I’ve been working hard behind the scenes developing Dao’s performance poetry presence, applying to produce our own gigs and recommending Dao poets to other producers.
We did a gig last May at DAiSy Fest with Allan Sutherland and Penny Pepper. I'd like to extend a big thank you to the Together! Pop-up Poetry cafe at the amazing House Mill, on Three Mills Island, for hosting myself, Wendy Young and Bonk for an evening of poetry performance.
We performed in the cafe to 30-40 people, many of whom are regular part of Together’s ongoing programme of poetry workshops and performance managed by Sarah Hughes.
It is very impressive what Together! have nurtured in Newham with an ongoing free programme of events, which is as accessible as budgets allow. The Pop-up poetry event had Live captions and a BSL interpreter. I didn’t envy the job of Kris Pryer, particularly when it came to signing my own poetry, much of which is pretty dense, written in a visual, abstract language. Between poems I tell the stories behind the words, to illustrate how the imagery relates to lived experience of psychosis.
It was interesting to get feedback from Kris saying how important it was for the deaf people present to hear the stories in order to get where the poetry was coming from, as much of the words were difficult to translate. And it occurred to me how interesting it would be to work with a Deaf poet to create choreographed piece that fused BSL and English.
Wendy Young’s performance was gritty gut-wrenching stuff! Her words pour out with an equal measure of humour, compassion and cynicism for the kind of world and the kind of people we are supposed to emulate according the values we see in the media, in comparison with real people, and real lives, which are much more interesting and noteworthy. Wendy shines a light into some of the darkest, most unholy places with humour and humility.
Bonk did the final spot with his mate Paul who came along to play some guitar to accompany his raps and rhymes. Dressed as the Clown of Justice, complete with policeman’s helmet with blue flashing light, he presented an explosive set of poetry, talking about his experience of the mental health system. He ended the set with ‘Chameleon’ a raw, shocking evocation of his life story.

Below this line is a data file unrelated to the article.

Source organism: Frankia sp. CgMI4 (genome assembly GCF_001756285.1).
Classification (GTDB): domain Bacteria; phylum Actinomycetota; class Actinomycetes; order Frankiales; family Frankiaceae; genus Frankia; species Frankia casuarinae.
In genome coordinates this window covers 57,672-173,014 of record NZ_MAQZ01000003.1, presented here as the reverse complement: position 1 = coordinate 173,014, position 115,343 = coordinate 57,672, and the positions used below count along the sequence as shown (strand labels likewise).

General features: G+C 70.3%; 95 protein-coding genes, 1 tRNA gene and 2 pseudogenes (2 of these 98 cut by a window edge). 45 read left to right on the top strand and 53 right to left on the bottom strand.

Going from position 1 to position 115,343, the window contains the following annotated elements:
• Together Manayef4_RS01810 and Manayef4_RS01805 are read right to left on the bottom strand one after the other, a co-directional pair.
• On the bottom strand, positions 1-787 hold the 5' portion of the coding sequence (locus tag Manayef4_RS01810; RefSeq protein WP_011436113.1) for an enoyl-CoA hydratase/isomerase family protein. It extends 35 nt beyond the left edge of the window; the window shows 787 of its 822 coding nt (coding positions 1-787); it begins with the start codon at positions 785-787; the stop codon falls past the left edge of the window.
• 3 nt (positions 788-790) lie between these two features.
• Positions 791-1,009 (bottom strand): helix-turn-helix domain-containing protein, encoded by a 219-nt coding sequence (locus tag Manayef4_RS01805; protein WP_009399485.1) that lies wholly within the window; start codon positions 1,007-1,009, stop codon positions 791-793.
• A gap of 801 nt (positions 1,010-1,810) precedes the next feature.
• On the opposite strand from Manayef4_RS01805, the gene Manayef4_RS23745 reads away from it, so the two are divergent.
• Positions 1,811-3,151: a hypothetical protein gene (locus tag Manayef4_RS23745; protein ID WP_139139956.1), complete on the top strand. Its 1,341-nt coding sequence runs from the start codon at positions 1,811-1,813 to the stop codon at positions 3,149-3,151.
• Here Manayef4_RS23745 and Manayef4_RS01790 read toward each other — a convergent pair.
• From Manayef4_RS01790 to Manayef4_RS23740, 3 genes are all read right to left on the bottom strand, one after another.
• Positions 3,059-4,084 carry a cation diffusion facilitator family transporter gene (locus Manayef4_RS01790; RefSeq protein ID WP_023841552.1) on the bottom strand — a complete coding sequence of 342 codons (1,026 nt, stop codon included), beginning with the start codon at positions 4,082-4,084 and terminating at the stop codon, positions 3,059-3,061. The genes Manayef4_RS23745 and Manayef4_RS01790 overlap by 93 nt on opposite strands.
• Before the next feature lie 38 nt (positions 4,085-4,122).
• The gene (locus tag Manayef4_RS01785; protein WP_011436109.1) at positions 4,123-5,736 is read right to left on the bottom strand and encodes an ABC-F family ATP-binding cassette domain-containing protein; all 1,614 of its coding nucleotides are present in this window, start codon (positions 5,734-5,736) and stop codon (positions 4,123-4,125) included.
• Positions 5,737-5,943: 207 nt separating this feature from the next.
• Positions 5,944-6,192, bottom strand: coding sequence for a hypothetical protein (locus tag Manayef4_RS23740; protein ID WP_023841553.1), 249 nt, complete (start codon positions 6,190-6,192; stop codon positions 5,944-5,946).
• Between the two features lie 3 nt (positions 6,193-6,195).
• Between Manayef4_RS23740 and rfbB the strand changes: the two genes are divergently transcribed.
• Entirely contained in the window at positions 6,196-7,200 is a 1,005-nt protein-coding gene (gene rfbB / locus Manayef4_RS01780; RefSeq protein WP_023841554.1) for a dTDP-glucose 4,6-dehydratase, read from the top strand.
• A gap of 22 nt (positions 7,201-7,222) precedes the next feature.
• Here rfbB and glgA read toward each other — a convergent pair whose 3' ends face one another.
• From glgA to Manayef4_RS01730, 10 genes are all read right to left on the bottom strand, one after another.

The song has an authenticity that sends tingles down your spine. Much of Bonk’s work talks about the benefit system and ATOS. ‘Are You Mad Yet?’ is another favorite, with a direct message on what’s happening politically, annotated by a catchy rousing chorus.
The reality is that the pressure on people with a history of mental health issues is growing steadily harsher. There were some very distressing stories that came through in conversation afterwards of loved ones who have committed suicide under strain of what is happening as the austerity measures hit the weakest, the hardest.
The disability community is under so much stress with the combination of media spin and benefit cuts and the kinds of ventures that Together and other community arts organisations, produce are essential lifelines - even if they have become so much harder to fund that ever before.
There’s more to come at the Southbank Centre during the first week of September. Dao has produced a ‘Special Editions’ event: ‘Perceptions of Difference’ at the Poetry Library in the Royal Festival Hall on Wed 3 Sept 8-9.30 as part of Unlimited 2014. In collaboration with Survivors’ Poetry we’ve put together a celebration of the organisation with sets from two founder members Hilary Porter and Frank Bangay as well as John O’Donoghue (former Chair) and Debjani Chatterjee (patron).
Together! are also producing a set for the Liberty Festival at the Queen Elizabeth Olympic Park, London on 30 August, where you’ll have an opportunity to see the talented Wendy Young perform again.
On 11 October a further Outside In event is happening at Pallant House Gallery in Chichester to celebrate World Mental Health Day
Watch this space for further news of poetry events being produced by Dao, and if you are interested in having your work promoted on Dao please get in touch with me, Colin Hambrook, via email@example.com